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The aftermarket is now the ultimate balancing act between interdependence and self-reliance

The answer to maximizing opportunities in a new reality may not be as complicated as one might think, whether you’re a supplier, distributor, or shop

This is our third installment of Rethinking Loyalty. Our first article focused on the changing attitudes of Millennial and Gen Z consumers, and the second focused on how supply chain issues created by the pandemic have changed customers’ purchasing habits. I also noted that, in my opinion, the combination of these events had led us to a world where a customer’s loyalty is more driven by performance than longevity, and it was not likely that purchasing habits of our customers would return to pre-pandemic behavior because we have entered a new reality. Again, my opinion.

Steve Sharp

So, what are we to do? Ironically, the answer to maximizing opportunities in a new reality may not be as complicated as one might think. To serve our industry, regardless of whether you operate a repair shop, manufacture replacement products, or are involved in the distribution of auto parts, your primary function is to fulfill and satisfy needs.

This is the beauty of our industry; we are not forced to create a demand. Instead, we are left to convince our targeted customers why our companyis the best choice to serve an existing need.  The key to the riddle is understanding the market you serve, the segment of the market you have targeted, and then building a business model built to perform and be best in class.

While each segment of the aftermarket has its unique challenges, all share three essential goals: to make a profit when an automobile needs a repair or service; to service our customers in a manner that makes it easy to become a repeat customer; and to keep comebacks and warranties to an absolute minimum.

The industry’s common goals spark questions each segment can use as a reality checklist. If you’re a manufacturer, do you consistently supply quality products and high fill rates that provide all involved a profit opportunity while remaining competitively priced in the market? If you’re a jobber/distributor, have you aligned yourself with a supplier and customer base that allows you to provide consistently high service levels of quality products at prices where everyone makes a reasonable profit? If you are a repair shop, have you aligned yourself with quality parts providers that consistently supply high levels of service and availability? The answers to these questions are the fundamentals of performance.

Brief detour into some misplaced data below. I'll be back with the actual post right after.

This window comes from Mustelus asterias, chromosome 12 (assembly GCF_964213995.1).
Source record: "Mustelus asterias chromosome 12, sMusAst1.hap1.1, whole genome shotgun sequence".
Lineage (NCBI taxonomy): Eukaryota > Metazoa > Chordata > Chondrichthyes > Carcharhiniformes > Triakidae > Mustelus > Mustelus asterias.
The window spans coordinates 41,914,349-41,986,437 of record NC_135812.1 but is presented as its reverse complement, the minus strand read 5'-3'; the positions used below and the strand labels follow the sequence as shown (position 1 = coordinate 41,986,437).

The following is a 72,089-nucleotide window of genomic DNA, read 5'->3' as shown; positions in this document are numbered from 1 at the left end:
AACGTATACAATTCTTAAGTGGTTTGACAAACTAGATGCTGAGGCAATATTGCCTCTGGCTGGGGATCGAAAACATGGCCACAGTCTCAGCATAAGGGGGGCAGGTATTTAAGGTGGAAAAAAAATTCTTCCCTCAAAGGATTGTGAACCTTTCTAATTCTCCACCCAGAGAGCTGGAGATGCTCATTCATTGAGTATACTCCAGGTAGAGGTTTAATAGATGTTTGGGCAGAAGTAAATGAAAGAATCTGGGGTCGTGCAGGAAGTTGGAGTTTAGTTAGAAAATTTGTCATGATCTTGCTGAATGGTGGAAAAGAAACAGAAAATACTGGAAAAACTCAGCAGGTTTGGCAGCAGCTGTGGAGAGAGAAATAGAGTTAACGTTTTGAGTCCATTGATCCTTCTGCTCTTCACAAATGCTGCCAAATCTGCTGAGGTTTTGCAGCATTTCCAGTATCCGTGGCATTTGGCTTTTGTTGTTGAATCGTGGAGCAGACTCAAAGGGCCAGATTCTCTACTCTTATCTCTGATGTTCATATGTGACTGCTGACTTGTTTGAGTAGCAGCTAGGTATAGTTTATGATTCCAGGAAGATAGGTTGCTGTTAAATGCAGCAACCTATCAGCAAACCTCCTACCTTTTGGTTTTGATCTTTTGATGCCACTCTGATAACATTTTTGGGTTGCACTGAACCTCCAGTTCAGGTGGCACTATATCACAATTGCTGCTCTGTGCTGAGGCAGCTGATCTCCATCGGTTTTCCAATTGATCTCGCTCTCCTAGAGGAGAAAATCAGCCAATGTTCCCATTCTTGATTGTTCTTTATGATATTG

The industry’s common goals and essential questions are not to indicate that solving the loyalty riddle is a simple exercise. Quite the contrary. The industry has never been more complex. We have parts proliferation due to a large and aged fleet, technology under the hood has never been more sophisticated, and never has the market been so competitive due to consolidation throughout the supply chain. This is why each participant must assess what they need to win in their market and surround themselves with suppliers that will empower them to execute their brand promise.

The aftermarket, for lack of a better term, has become the ultimate balancing act between interdependence and self-reliance. Now more than ever is the time for collaboration up and down the supply chain. Not a unique sentiment, but there is a difference between talking about the need for partnerships and doing the needed collaboration that creates a mutually beneficial relationship. The days of a cookie-cutter approach and waiting for someone else to tell us how we should run our business will not win a meaningful share of the market. The truth is each participant should become the expert for their market, and this expertise should be used to empower partnerships that will allow one to generate loyalty in a new reality where customers are loyal, one order at a time.

Finally, one last question to ponder. As you read this article, one of your customers is choosing one of your competitors for a product or service where you could have met the need at a better value — why did they do so? There is only one way to find out. Ask.

Sharp’s career began in his father’s repair shop in 1967 and then moved to the parts side of the industry in 1973. For the last 48 years, Sharp has worked exclusively in the replacement parts segment of the automotive aftermarket. In 1988, Sharp began what would turn out to be a 33-year career with WORLDWIDE Trading Company/ WORLDPAC, from which he retired in 2021. He is currently studying for his master’s degree. Sharp is currently working as an Executive in Residence at the Endeavor Institute and can be reached at

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